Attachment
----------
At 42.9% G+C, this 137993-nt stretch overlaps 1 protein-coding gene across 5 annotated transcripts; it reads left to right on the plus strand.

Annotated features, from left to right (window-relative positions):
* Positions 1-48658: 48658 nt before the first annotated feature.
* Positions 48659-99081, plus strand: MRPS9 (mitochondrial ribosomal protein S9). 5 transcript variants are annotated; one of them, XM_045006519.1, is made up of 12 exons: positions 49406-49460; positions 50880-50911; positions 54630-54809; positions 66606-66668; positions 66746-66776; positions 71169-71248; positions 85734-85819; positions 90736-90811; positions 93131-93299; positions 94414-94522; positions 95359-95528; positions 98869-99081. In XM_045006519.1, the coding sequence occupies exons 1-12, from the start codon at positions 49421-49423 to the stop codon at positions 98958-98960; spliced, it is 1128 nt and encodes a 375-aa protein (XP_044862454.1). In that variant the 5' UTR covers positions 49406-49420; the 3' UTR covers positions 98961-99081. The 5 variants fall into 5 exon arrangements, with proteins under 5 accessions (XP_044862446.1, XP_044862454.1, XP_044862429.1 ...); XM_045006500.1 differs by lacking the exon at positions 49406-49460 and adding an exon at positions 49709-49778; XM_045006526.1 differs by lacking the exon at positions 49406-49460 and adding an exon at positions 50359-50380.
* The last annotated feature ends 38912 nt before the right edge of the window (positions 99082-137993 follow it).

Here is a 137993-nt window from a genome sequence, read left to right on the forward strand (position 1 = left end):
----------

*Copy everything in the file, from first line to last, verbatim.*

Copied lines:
At 42.9% G+C, this 137993-nt stretch overlaps 1 protein-coding gene across 5 annotated transcripts; it reads left to right on the plus strand.

Annotated features, from left to right (window-relative positions):
* Positions 1-48658: 48658 nt before the first annotated feature.
* Positions 48659-99081, plus strand: MRPS9 (mitochondrial ribosomal protein S9). 5 transcript variants are annotated; one of them, XM_045006519.1, is made up of 12 exons: positions 49406-49460; positions 50880-50911; positions 54630-54809; positions 66606-66668; positions 66746-66776; positions 71169-71248; positions 85734-85819; positions 90736-90811; positions 93131-93299; positions 94414-94522; positions 95359-95528; positions 98869-99081. In XM_045006519.1, the coding sequence occupies exons 1-12, from the start codon at positions 49421-49423 to the stop codon at positions 98958-98960; spliced, it is 1128 nt and encodes a 375-aa protein (XP_044862454.1). In that variant the 5' UTR covers positions 49406-49420; the 3' UTR covers positions 98961-99081. The 5 variants fall into 5 exon arrangements, with proteins under 5 accessions (XP_044862446.1, XP_044862454.1, XP_044862429.1 ...); XM_045006500.1 differs by lacking the exon at positions 49406-49460 and adding an exon at positions 49709-49778; XM_045006526.1 differs by lacking the exon at positions 49406-49460 and adding an exon at positions 50359-50380.
* The last annotated feature ends 38912 nt before the right edge of the window (positions 99082-137993 follow it).

Here is a 137993-nt window from a genome sequence, read left to right on the forward strand (position 1 = left end):